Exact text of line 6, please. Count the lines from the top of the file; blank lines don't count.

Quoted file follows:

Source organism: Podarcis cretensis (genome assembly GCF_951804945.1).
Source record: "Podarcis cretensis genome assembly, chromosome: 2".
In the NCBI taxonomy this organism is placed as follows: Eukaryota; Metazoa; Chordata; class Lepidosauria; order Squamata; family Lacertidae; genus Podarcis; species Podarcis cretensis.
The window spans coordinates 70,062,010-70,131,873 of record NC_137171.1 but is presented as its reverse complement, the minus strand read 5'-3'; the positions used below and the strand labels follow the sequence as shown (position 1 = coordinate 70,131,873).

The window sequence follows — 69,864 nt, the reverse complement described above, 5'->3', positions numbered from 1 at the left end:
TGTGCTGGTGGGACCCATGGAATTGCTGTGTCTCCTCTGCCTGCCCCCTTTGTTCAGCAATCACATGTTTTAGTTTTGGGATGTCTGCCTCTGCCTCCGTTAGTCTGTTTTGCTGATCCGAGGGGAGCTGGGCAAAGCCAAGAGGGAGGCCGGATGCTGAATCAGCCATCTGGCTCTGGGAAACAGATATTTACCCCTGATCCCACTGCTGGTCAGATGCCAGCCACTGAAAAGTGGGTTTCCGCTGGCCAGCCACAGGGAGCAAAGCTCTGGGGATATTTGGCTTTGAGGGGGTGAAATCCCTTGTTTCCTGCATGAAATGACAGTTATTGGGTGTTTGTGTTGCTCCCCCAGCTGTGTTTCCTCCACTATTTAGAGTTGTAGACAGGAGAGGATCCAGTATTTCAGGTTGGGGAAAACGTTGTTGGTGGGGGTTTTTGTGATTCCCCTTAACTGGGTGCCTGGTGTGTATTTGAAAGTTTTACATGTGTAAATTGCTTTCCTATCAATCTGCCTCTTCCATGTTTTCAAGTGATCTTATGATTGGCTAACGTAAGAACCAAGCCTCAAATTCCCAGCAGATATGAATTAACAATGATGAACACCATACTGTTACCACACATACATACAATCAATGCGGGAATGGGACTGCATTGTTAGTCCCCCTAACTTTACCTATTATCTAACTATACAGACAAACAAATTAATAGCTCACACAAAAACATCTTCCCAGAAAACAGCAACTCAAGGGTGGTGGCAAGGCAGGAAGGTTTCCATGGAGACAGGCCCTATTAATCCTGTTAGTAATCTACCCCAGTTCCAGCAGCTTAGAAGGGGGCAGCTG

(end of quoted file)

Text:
TGTGCTGGTGGGACCCATGGAATTGCTGTGTCTCCTCTGCCTGCCCCCTTTGTTCAGCAATCACATGTTTTAGTTTTGGGATGTCTGCCTCTGCCTCCGTTAGTCTGTTTTGCTGATCCGAGGGGAGCTGGGCAAAGCCAAGAGGGAGGCCGGATGCTGAATCAGCCATCTGGCTCTGGGAAACAGATATTTACCCCTGATCCCACTGCTGGTCAGATGCCAGCCACTGAAAAGTGGGTTTCCGCTGGCCAGCCACAGGGAGCAAAGCTCTGGGGATATTTGGCTTTGAGGGGGTGAAATCCCTTGTTTCCTGCATGAAATGACAGTTATTGGGTGTTTGTGTTGCTCCCCCAGCTGTGTTTCCTCCACTATTTAGAGTTGTAGACAGGAGAGGATCCAGTATTTCAGGTTGGGGAAAACGTTGTTGGTGGGGGTTTTTGTGATTCCCCTTAACTGGGTGCCTGGTGTGTATTTGAAAGTTTTACATGTGTAAATTGCTTTCCTATCAATCTGCCTCTTCCATGTTTTCAAGTGATCTTATGATTGGCTAACGTAAGAACCAAGCCTCAAATTCCCAGCAGATATGAATTAACAATGATGAACACCATACTGTTACCACACATACATACAATCAATGCGGGAATGGGACTGCATTGTTAGTCCCCCTAACTTTACCTATTATCTAACTATACAGACAAACAAATTAATAGCTCACACAAAAACATCTTCCCAGAAAACAGCAACTCAAGGGTGGTGGCAAGGCAGGAAGGTTTCCATGGAGACAGGCCCTATTAATCCTGTTAGTAATCTACCCCAGTTCCAGCAGCTTAGAAGGGGGCAGCTG